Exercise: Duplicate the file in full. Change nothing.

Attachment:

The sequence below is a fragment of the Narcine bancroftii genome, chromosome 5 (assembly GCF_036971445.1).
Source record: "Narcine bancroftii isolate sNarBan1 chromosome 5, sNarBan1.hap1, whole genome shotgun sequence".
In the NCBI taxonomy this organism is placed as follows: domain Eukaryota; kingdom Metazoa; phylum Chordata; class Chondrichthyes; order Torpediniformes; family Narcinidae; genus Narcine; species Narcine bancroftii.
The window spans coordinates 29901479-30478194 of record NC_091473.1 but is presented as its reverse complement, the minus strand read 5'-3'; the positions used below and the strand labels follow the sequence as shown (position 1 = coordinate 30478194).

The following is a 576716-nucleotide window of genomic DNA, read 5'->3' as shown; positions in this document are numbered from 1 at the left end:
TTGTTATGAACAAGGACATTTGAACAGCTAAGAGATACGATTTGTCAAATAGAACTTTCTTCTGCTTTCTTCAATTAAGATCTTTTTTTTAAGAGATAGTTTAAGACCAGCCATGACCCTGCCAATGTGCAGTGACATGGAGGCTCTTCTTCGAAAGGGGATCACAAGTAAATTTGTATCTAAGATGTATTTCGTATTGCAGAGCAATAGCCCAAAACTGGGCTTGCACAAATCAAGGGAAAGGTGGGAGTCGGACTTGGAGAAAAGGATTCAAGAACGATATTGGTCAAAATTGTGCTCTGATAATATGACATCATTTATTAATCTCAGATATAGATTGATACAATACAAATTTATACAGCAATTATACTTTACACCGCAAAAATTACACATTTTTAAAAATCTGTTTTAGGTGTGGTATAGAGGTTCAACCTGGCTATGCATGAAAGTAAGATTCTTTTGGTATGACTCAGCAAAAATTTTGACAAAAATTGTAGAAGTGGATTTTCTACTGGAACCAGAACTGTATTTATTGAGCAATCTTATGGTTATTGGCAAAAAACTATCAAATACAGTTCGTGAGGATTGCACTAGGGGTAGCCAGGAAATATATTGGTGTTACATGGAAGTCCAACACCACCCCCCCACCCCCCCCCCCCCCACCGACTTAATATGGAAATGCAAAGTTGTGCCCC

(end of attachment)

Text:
The sequence below is a fragment of the Narcine bancroftii genome, chromosome 5 (assembly GCF_036971445.1).
Source record: "Narcine bancroftii isolate sNarBan1 chromosome 5, sNarBan1.hap1, whole genome shotgun sequence".
In the NCBI taxonomy this organism is placed as follows: domain Eukaryota; kingdom Metazoa; phylum Chordata; class Chondrichthyes; order Torpediniformes; family Narcinidae; genus Narcine; species Narcine bancroftii.
The window spans coordinates 29901479-30478194 of record NC_091473.1 but is presented as its reverse complement, the minus strand read 5'-3'; the positions used below and the strand labels follow the sequence as shown (position 1 = coordinate 30478194).

The following is a 576716-nucleotide window of genomic DNA, read 5'->3' as shown; positions in this document are numbered from 1 at the left end:
TTGTTATGAACAAGGACATTTGAACAGCTAAGAGATACGATTTGTCAAATAGAACTTTCTTCTGCTTTCTTCAATTAAGATCTTTTTTTTAAGAGATAGTTTAAGACCAGCCATGACCCTGCCAATGTGCAGTGACATGGAGGCTCTTCTTCGAAAGGGGATCACAAGTAAATTTGTATCTAAGATGTATTTCGTATTGCAGAGCAATAGCCCAAAACTGGGCTTGCACAAATCAAGGGAAAGGTGGGAGTCGGACTTGGAGAAAAGGATTCAAGAACGATATTGGTCAAAATTGTGCTCTGATAATATGACATCATTTATTAATCTCAGATATAGATTGATACAATACAAATTTATACAGCAATTATACTTTACACCGCAAAAATTACACATTTTTAAAAATCTGTTTTAGGTGTGGTATAGAGGTTCAACCTGGCTATGCATGAAAGTAAGATTCTTTTGGTATGACTCAGCAAAAATTTTGACAAAAATTGTAGAAGTGGATTTTCTACTGGAACCAGAACTGTATTTATTGAGCAATCTTATGGTTATTGGCAAAAAACTATCAAATACAGTTCGTGAGGATTGCACTAGGGGTAGCCAGGAAATATATTGGTGTTACATGGAAGTCCAACACCACCCCCCCACCCCCCCCCCCCCCACCGACTTAATATGGAAATGCAAAGTTGTGCCCC